Posted Apr 9th, 2017 under Company News, Culture & Festivals, Special Events, Tourism News,

A part of Bagmati zone, Nuwakot district lies northeast of Kathmandu valley. The name, ‘Nuwakot’, is made up of two words ‘Nawa’ and ‘Kort’. ‘Nawa’ means Nine in Nepali and ‘Kort’ means sacred religious sites at the top of a hill. During the 18th Century, it used to serve as an important stopover on the Tibetan-Kathmandu Valley trade route.  Referring to the pages of history, the Great King Prithvi Narayan Shah invaded Nuwakot which was under the ruling of Jaya Prakash Malla and made Nuwakot as the capital of his ruling area. At an elevation of 900 m, the ancient citadel stands proud as if untouched by changing times, amid the quaint Nuwakot Bazaar. The seven-story palace fortress was built during the reign of King Prithivi Narayan.  It takes about 3 hrs/75 km to reach the historical city by land transfer from the capital city Kathmandu. Newar, Brahmin, Chhetri, Tamang and Magar is the main inhabitant of Nuwakot.

Nuwakot Durbar

Nuwakot Seven Stored Palace (Sattale Durbar)

Sindure Jatra is one of the main festivals in Nuwakot. This Jatra is celebrated on Chaitra Purnima (April) which is celebrated for 10-12 days. The festival is celebrated every year and is mostly observed by people from Newar community. The festival marks the Nepali New Year and arrival of spring season. During the festival, devotees gather and take out a procession carrying a wooden chariot containing the idols of Goddess Bhairabi. People smear each other with Sindur (orange vermillion powder) and sing and dance to the tune of traditional music during the procession.

 

NOTE: Festivals dates change yearly.

 

 Day 01: 28th Chaitra (10th April 2017): On the very first day of the festival, at the evening time, Living Goddess Kumari and Holy Priest (Dhami) perform a special ritual bath for the priest by Goddess Kumari. After the ritual of the purification process, the priest performs special puja in the temple. On the premises of the temple, two wooden poles are praised and plunked.

Living Goddess Kumari

Living Goddess Kumari

Living Goddess Kumari                                                                                                                                                                

Jatra Lingo

Lingo( Wooden Pole)

                                                                                                                                                                                                Wooden Pole (Lingo)                               

 Day 02: 29th Chaitra (11th April): Devotes carry the chariot of Goddess Bhairabi and pull it up to the Devighat (Riverbank) as per the tradition. This is where Two Goddess will meet as siblings.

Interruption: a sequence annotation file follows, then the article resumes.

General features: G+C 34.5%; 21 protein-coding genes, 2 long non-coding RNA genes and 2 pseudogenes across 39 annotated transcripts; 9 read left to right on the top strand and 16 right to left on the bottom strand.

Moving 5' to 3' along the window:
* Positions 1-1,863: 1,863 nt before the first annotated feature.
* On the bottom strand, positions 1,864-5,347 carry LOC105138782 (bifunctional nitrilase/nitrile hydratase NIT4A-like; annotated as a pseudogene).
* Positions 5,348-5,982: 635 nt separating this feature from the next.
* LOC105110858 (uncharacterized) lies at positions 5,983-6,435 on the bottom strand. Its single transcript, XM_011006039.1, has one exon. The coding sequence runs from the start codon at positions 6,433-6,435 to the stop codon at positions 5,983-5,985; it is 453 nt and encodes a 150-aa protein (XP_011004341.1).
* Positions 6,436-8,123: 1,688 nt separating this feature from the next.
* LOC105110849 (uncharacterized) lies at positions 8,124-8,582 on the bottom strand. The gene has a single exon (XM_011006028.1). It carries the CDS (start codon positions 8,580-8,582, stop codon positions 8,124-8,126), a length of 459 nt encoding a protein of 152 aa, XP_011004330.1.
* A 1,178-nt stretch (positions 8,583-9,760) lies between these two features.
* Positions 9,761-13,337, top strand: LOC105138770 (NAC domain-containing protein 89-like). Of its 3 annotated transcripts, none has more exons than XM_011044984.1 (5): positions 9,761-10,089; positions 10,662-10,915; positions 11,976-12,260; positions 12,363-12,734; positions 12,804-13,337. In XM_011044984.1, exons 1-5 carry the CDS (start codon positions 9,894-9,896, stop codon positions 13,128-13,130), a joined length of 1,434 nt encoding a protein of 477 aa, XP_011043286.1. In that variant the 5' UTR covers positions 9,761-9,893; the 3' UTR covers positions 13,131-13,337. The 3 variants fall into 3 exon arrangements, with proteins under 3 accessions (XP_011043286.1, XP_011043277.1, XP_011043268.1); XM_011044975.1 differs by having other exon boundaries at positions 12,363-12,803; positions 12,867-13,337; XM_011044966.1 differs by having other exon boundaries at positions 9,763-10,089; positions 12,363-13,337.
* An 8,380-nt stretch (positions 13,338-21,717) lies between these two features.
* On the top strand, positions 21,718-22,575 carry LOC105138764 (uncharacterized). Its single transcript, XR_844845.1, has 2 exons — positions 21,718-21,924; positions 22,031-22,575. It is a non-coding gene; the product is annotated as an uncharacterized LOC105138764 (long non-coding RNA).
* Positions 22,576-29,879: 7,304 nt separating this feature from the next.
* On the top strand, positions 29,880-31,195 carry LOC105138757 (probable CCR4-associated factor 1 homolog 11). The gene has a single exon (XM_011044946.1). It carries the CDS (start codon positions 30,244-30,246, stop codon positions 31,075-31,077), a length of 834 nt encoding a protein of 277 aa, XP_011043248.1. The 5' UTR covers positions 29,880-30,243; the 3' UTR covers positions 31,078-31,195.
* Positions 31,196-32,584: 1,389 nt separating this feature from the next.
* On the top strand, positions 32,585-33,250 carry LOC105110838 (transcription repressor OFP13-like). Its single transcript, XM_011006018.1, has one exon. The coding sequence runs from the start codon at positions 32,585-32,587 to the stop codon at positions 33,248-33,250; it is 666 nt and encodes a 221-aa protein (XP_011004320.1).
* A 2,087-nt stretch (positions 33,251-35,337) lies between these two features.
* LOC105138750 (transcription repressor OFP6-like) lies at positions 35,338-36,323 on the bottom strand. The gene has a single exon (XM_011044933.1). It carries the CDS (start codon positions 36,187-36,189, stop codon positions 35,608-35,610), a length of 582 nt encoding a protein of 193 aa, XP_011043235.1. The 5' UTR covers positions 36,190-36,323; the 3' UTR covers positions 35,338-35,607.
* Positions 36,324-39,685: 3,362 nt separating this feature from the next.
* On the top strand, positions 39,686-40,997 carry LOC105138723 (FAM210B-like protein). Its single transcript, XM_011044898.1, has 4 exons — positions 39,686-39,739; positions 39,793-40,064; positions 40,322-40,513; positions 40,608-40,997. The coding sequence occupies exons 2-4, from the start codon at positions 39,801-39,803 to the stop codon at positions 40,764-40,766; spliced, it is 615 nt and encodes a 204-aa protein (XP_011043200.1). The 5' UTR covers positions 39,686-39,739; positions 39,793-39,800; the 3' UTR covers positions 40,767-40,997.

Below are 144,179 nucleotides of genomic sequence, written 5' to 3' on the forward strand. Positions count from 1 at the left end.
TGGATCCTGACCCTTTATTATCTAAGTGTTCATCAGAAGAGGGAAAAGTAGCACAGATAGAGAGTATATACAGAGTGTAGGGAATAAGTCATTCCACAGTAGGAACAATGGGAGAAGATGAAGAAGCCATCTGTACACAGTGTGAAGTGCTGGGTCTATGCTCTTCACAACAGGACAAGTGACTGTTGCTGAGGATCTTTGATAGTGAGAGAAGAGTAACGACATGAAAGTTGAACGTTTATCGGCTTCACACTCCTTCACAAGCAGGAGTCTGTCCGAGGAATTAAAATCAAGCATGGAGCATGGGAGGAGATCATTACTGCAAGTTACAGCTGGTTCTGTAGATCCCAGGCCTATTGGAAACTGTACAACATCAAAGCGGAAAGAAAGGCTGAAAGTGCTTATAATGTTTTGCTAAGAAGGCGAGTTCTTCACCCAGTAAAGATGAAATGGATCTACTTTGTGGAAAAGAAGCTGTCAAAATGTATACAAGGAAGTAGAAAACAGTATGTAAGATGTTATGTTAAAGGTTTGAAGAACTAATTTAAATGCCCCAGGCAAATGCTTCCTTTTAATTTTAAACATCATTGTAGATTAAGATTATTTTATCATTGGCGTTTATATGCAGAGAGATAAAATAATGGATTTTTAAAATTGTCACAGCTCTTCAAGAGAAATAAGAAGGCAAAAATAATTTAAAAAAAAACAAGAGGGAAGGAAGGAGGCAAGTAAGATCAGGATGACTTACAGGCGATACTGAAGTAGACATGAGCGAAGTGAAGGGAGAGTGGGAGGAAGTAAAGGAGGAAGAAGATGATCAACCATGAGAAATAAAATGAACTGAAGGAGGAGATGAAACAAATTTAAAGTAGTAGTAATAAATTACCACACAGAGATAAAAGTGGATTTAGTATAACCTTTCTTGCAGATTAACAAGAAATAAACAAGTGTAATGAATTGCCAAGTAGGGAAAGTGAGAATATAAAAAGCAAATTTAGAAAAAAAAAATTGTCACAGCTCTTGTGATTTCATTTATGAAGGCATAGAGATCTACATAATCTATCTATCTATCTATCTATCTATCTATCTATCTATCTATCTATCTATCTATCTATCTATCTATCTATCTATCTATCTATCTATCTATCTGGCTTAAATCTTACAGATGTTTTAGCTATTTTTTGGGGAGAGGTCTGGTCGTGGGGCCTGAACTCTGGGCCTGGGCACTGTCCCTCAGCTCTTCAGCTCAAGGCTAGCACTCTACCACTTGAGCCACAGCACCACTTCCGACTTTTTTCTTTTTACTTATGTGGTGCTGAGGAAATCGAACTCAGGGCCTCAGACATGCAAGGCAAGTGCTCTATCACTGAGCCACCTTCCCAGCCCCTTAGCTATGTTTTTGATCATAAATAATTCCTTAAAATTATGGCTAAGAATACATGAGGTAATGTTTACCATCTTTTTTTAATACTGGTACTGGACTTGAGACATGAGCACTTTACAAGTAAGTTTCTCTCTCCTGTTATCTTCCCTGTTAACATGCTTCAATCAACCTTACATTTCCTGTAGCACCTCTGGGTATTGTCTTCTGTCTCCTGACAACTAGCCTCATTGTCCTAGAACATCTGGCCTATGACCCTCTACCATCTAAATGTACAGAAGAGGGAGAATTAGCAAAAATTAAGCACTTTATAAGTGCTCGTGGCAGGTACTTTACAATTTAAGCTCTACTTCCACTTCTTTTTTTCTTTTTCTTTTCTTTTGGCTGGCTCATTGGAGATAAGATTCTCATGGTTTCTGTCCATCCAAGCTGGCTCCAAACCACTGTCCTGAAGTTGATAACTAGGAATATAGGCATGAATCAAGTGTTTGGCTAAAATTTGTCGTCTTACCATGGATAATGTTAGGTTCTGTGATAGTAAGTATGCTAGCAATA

Chariot of Bhairabi

Chariot of Bhairabi

 Day 03: 30th Chaitra (12th April): Early morning, the Priest offer goats and buffaloes as per the rituals.

Following that people pray and sacrifice animals. On this day, the huge mass of devotees gathers, near the temple on the bank of a river. Mid-Night Goddess Bhairabi Chariot is returned back to her own Temple. This process will take whole night.

 

Day 04:  31st Chaitra (13th April 2017): Sindure Jatra (vermillion powder) festival is celebrated on this day. It is celebrated on after two days of Chaitra Purnima. Festival starts, after the guardian of Goddess Bhairabi scatter Sindur to the Priest, following on priest scatter Sindur to devotees

                     

 Dhami and Dhamini

 

Dhami Sucks Blood

Dhami Sucks Blood During Jatra

Day 05: –New Years Day- 1st Baishakh (14th April 2017):  On the 1st day of New Year, Priest performs another ritual following on sacrificing the goats in the premises of the Bhairabi Temple. Where priest will offer the goats and buffaloes to Goddess with few amount of blood. He will suck the blood the blood for three times as part of ritual.

 

Priest (Dhami) Suck blood during festival                           

 

Day 06 to Day 10: 2nd – 6th Baishakh (15th – 19th April):  Family gets together for celebration and invites each other for a special feast.

 

Day 11:-  7th Baishakh  (20th April): Special Puja is performed to the Wooden Pole which was established at the starting of the Festival and Today it will be pull down with special Puja rituals. Devotee’s gather around Bhairabi Temple to pull down the wooden pole.

 

Day 12: – 8th Baishakh (21st April): It is the last day of the festival. The second wooden pole is brought down in a same ritual process as performed on the previous day. This is the last day of the Festival of the year.